If Friendsis the innocent girl next door who pops in every now and then for lemonade and crush-talk, Coupling is her older, experienced sister who comes over to dish about all the blow jobs she’s given while buzzed on Smirnoff. From the mind of Steven Moffat — who later went on to spearhead Doctor Whoand Sherlock— the sitcom depicts the lurid sexual shenanigans and dating lives of a group of six friends, who are all at the point in their lives when they maybe want to start dialing it down with the trysts and “couple” with a partner for life. Or maybe not. You know how fickle 20-somethings can be.

The Office walked so all the other TV mockumentaries could run. Some might be surprised to learn that the original, Ricky Gervais–fronted Officeonly spanned 12 episodes, but even more surprising is the sheer amount of putting-the-fun-in-dysfunction antics always plaguing the gang’s paper company. Let us repeat: paper company! This is mostly due to Gervais’s infamous David Brent, a general manager so oblivious, a general manager so daft, that you can’t help but feel bad for him. (As much as you can before his next racist or sexist gaffe, that is.) Come for what eventually became Gervais’s most iconic character, and stay for a young Martin Freeman giving googly-eyes to the receptionist.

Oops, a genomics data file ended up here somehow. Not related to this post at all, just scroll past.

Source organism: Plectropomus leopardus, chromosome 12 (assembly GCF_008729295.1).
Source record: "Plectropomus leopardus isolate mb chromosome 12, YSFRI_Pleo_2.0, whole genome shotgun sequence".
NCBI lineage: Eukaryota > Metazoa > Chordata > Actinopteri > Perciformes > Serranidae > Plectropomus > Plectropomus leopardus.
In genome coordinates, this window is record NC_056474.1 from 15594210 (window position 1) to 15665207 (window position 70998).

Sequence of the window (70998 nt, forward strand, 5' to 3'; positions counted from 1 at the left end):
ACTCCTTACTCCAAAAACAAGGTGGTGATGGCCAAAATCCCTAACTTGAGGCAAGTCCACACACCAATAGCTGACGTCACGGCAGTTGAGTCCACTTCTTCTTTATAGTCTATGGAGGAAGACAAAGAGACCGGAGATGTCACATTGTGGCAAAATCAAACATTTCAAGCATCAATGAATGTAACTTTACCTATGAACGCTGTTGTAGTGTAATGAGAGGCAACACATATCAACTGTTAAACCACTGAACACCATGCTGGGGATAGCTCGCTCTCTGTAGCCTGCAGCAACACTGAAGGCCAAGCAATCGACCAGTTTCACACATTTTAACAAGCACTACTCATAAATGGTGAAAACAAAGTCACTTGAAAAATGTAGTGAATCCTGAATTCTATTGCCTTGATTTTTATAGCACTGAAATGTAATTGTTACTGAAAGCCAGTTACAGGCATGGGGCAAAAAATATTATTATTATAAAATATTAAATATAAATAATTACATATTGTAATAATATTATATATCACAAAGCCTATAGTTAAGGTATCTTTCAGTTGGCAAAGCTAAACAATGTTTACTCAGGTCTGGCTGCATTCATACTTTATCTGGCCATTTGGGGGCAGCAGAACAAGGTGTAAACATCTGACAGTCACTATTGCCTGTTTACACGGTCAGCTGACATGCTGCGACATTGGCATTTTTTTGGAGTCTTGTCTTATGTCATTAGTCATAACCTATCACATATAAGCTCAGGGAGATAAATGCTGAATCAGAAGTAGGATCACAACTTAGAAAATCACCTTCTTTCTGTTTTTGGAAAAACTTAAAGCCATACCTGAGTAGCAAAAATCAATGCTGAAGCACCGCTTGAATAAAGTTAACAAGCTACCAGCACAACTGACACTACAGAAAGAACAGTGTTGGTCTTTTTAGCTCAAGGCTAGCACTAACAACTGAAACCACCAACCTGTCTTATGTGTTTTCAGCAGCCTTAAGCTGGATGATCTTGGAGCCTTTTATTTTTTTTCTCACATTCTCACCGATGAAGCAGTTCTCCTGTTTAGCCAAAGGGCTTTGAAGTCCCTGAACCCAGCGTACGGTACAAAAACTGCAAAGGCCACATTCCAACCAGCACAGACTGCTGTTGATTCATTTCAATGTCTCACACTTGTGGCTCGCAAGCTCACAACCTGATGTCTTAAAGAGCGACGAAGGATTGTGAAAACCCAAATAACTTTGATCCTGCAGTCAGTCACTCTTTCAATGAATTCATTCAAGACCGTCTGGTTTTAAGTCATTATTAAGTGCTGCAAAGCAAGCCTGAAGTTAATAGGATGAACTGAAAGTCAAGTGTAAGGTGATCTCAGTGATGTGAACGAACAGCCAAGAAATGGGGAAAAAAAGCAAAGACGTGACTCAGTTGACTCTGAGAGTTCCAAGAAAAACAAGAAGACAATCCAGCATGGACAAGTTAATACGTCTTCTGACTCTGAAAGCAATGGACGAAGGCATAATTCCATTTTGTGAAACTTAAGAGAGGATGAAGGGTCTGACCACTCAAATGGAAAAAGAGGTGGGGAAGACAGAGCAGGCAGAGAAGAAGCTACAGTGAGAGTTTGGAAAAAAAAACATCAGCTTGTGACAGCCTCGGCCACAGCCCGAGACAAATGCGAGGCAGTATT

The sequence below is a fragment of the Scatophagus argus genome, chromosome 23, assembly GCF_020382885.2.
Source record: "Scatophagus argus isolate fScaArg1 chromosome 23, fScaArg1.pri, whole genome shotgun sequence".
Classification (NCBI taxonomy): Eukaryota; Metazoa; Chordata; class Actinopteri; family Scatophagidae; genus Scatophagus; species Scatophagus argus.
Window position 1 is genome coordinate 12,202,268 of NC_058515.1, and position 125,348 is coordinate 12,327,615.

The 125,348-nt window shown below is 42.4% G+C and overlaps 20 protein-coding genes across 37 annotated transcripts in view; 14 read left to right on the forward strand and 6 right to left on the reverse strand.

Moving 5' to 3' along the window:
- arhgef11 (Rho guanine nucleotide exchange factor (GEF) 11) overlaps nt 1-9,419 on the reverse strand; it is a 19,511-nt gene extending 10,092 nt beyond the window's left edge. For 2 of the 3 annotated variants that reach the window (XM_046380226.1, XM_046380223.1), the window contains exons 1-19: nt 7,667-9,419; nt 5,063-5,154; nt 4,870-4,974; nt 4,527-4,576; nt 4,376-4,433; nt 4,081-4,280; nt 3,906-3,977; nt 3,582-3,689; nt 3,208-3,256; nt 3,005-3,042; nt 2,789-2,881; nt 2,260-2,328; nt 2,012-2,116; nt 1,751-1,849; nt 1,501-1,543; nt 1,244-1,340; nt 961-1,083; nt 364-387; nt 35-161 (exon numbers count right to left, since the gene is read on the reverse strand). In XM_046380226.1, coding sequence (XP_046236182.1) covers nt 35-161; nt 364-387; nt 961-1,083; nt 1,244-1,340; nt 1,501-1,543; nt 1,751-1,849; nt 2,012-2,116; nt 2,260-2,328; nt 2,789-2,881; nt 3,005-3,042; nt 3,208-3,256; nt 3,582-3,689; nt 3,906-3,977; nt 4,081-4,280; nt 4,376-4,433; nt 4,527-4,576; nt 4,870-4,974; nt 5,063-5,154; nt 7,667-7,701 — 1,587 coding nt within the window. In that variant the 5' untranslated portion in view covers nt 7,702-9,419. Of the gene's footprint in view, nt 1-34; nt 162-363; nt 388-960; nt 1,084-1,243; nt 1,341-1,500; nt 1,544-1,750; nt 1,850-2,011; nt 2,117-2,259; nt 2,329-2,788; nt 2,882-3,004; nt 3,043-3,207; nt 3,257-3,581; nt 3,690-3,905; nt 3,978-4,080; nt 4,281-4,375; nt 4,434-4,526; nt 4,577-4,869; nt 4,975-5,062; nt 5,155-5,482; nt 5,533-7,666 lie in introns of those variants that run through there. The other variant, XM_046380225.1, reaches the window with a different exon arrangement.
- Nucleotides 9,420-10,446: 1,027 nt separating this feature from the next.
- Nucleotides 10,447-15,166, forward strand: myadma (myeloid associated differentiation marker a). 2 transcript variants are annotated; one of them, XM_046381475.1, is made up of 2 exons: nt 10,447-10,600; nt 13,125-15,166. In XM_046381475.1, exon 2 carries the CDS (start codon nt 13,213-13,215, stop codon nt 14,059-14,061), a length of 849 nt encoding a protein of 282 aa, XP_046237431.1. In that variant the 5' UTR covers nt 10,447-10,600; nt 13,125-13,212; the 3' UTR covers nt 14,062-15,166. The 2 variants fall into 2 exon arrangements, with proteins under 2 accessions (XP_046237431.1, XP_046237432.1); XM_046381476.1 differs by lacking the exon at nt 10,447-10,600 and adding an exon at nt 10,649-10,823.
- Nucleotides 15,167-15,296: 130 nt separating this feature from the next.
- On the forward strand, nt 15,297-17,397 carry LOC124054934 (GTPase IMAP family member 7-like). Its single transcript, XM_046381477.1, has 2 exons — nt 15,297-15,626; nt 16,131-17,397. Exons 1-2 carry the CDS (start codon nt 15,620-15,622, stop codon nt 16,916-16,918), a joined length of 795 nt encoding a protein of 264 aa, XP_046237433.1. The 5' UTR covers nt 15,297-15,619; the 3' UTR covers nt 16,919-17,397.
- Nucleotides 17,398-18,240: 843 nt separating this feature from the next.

Even if you have only the faintest understanding of British comedy, you’d know that David Mitchell and Robert Webb have reigned — completely reigned— over the small screen with their never-ending supply of witticisms and cheek since the early aughts. While we could argue that their ThatMitchell and Webb Look sketch series could also be included on this list, Peep Show won out because of how the duo managed to elevate the simple “opposites attract” sitcom trope into something far more innovative, whether with their internal narration or literal “peeping” point-of-view filming style. (The show’s building block is that two best friends of opposite Myers-Briggs personalities share an apartment.) Also, there’s a character named Super Hans, whom we’re presenting without comment in the hopes that you’ll Google him.